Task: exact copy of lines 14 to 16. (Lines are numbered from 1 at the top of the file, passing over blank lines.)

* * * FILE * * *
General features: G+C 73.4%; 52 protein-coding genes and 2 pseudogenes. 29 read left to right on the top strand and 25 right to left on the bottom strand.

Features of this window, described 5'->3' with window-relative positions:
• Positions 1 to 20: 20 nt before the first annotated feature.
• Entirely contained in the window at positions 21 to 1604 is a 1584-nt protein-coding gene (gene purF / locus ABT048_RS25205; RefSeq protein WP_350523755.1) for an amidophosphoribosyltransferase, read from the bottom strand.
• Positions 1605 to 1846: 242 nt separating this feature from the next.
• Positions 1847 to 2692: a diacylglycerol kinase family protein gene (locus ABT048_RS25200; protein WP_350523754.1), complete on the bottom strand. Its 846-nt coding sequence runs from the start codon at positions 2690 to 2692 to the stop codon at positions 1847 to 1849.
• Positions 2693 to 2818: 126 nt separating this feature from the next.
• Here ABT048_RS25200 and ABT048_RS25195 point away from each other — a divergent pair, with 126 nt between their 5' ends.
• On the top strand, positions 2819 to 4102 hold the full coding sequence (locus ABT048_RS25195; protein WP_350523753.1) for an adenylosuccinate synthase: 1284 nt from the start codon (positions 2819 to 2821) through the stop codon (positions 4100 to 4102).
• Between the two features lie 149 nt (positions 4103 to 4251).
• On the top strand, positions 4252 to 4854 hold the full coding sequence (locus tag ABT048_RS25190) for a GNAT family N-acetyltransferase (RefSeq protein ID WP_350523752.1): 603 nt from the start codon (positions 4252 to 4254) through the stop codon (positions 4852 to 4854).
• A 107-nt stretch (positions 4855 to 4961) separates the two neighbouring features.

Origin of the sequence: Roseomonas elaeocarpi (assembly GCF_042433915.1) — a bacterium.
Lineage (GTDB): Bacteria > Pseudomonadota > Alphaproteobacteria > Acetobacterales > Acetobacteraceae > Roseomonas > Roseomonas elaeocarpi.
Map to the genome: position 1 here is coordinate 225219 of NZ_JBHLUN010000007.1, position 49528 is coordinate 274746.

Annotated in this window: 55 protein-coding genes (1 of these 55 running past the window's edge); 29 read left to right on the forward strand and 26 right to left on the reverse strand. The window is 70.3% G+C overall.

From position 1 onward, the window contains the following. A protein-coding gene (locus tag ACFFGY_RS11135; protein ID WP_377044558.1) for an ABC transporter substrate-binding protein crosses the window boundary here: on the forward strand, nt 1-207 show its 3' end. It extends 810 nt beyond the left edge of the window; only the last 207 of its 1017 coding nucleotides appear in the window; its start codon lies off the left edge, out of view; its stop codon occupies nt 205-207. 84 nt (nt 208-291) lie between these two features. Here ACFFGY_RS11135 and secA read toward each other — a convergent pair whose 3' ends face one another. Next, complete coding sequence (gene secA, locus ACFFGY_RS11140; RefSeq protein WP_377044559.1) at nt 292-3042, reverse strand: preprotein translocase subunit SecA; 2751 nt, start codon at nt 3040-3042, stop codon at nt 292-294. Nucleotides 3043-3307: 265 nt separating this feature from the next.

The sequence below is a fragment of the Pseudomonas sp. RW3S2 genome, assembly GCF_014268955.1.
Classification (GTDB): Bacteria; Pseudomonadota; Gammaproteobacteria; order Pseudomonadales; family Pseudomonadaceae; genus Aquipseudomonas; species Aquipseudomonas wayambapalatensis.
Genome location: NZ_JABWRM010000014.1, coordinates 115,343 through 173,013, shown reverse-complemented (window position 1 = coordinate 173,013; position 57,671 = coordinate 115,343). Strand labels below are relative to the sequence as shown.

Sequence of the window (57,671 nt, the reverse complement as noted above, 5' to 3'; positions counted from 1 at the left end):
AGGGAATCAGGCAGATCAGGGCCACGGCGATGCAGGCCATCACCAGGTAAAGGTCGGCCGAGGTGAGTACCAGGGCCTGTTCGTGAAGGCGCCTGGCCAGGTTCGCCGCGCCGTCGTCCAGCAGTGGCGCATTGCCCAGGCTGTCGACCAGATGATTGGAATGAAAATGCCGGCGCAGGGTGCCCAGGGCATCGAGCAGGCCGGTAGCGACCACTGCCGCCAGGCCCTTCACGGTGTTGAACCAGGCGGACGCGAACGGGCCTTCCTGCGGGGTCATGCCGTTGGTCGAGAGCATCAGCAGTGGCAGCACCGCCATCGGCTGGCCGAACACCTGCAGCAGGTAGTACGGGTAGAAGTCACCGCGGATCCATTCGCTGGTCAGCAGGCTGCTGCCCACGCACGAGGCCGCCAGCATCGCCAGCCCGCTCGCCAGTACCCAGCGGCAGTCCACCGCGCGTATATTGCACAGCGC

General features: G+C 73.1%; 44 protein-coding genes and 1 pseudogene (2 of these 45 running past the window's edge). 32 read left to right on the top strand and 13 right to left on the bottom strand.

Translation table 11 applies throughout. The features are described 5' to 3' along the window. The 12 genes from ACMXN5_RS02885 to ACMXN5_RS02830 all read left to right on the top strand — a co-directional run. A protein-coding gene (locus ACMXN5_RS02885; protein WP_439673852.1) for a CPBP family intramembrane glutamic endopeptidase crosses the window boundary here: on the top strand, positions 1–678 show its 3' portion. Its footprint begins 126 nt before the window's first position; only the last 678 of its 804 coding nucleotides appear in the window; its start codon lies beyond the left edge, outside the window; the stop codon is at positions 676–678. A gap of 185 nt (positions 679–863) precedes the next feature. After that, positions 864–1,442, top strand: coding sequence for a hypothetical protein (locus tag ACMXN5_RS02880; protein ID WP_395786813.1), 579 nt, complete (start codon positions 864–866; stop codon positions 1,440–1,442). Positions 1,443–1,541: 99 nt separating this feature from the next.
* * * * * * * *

Lineage (GTDB): Bacteria > Pseudomonadota > Alphaproteobacteria > Acetobacterales > Acetobacteraceae > Roseomonas > Roseomonas elaeocarpi.
Map to the genome: position 1 here is coordinate 225219 of NZ_JBHLUN010000007.1, position 49528 is coordinate 274746.

Annotated in this window: 55 protein-coding genes (1 of these 55 running past the window's edge); 29 read left to right on the forward strand and 26 right to left on the reverse strand. The window is 70.3% G+C overall.